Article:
The Reformasi that never was

By Stanley Koh, Free Malaysia Today

Malaysians generally have had enough of politicians. What they crave is real leadership. Over the last 20 years or so, their distrust of their representatives has been growing but their aspiration for true democracy has never waned.

The opposition gains in the 2008 general election – the so-called political tsunami – did sweep in a breath of fresh air, but it has since turned stale.

What went right in 2008? How did the Pakatan Rakyat coalition succeed so dramatically and why did Barisan Nasional receive the blunt end of the electoral sledgehammer?

Many have attributed the tsunami to the charm of the youngest Pakatan component, PKR. They say that the message it hammered out – “reform is my goal” – was in complete harmony with the Malaysian dream.

So what does “being PKR” entail?

Let us go back 12 years.

“It all began on a Sunday evening, Sept 20, when the authorities stationed baton-wielding riot police outside Anwar Ibrahim’s residence.

“Two police helicopters hovered overhead, bathing the area with powerful searchlights. Then, at around 9pm, balaclava-clad men with bulletproof vests and submachine guns broke down the front door and stormed into the house where Anwar, 51, was conducting a press conference.

“The raiders, who belonged to the elite Special Action Force, manhandled some of the journalists and confiscated their notebooks and tape recorders before throwing the hacks out of the house.

“The arresting officer told Anwar he was being detained under the charge of unnatural sexual acts. Anwar was taken to a maximum-security prison outside Kuala Lumpur.”

This report, filed for Asiaweek, summed up the dramatic events of the day of reckoning for Anwar, currently PKR’s de facto leader.

Any magic left?

Anwar’s arrest came a day before the Commonwealth Games closed and not before the sacked deputy prime minister was able to address thousands of people – 60,000, according to disgraced top cop Abdul Rahim Noor – from a roof of the National Mosque. After the speech, he led the crowd in a march to Merdeka Square, and the chant “reformasi” reverberated across Kuala Lumpur.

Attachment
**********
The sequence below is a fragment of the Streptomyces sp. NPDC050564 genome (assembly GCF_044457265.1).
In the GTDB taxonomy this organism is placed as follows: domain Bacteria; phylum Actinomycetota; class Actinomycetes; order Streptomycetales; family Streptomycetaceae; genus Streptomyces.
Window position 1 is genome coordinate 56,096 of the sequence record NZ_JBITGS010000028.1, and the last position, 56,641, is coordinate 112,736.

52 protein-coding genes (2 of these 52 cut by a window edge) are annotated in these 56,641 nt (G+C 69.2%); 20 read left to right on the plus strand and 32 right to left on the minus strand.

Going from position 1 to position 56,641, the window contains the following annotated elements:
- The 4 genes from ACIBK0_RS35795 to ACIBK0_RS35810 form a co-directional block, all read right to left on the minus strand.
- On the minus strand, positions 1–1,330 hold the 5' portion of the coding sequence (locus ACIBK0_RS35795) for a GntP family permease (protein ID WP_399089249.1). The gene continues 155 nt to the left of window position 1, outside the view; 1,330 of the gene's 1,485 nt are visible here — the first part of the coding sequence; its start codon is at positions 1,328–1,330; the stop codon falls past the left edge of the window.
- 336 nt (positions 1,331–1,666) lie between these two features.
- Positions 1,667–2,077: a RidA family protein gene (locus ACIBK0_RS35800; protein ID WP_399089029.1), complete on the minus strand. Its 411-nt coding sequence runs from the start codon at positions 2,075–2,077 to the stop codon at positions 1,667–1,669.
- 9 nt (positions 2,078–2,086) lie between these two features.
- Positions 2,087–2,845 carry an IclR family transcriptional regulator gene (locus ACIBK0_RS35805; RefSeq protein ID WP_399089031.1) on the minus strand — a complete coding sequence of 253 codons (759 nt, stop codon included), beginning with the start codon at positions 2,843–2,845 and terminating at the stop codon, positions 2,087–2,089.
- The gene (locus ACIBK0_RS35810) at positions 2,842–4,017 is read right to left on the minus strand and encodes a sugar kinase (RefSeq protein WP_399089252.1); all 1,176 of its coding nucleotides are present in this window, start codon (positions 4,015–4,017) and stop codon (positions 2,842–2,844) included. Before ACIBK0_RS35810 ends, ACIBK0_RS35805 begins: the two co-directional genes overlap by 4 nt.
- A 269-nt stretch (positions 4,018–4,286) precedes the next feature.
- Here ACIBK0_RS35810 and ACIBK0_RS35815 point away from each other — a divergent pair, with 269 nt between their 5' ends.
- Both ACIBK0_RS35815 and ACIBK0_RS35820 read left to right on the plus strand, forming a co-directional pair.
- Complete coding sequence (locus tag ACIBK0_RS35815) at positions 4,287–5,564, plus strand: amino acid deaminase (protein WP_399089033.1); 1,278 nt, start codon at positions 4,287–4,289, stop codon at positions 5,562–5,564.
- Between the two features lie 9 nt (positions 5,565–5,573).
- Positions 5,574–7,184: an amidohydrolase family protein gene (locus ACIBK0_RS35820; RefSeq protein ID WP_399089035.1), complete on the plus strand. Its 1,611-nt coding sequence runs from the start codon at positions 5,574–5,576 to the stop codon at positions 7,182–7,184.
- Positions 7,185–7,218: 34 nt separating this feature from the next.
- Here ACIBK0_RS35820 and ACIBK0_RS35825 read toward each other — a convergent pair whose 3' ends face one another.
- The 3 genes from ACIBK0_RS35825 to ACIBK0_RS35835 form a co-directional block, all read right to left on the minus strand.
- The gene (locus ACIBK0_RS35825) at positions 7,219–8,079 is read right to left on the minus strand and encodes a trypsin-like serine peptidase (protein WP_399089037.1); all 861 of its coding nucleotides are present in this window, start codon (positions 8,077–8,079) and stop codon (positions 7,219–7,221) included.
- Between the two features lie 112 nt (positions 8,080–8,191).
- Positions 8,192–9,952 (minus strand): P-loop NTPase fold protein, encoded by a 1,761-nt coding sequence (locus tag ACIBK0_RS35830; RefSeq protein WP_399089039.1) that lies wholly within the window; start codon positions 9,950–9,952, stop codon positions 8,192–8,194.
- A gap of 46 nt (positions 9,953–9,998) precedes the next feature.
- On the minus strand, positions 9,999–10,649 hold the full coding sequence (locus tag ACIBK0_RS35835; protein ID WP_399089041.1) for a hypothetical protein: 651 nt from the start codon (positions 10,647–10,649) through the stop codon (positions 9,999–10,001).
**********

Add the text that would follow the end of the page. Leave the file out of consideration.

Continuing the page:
“Reformasi” became the rallying cry of pro-democracy activists throughout Anwar’s incarceration and beyond.

It continues to be the mantra of PKR.

But many in the public have begun to wonder whether the word – or Anwar himself – has any magic left.

Indeed, will PKR itself survive the next general election or fade away and be remembered only as a fairy tale or parable?

PKR’s ongoing internal elections have turned out to be a ruthless affair, according to many critics within and without the party. They are at a loss to explain why the elections do not reflect the qualities and standards for which the party claims to be fighting.

The leadership has made no serious attempt to counter allegations of fraud and other irregularities. All we get are unconvincing denials.

To many observers, PKR’s direct elections have turned into an absurd drama instead of a demonstration of true democracy in action. The protagonists in all the contesting sides have failed to show enough patience and imagination to resolve problems fairly and squarely.

The party’s top leaders say criticisms about the conduct of the elections are unwarranted, but there seems little attempt to civilly and considerately investigate the various allegations originating at ground level.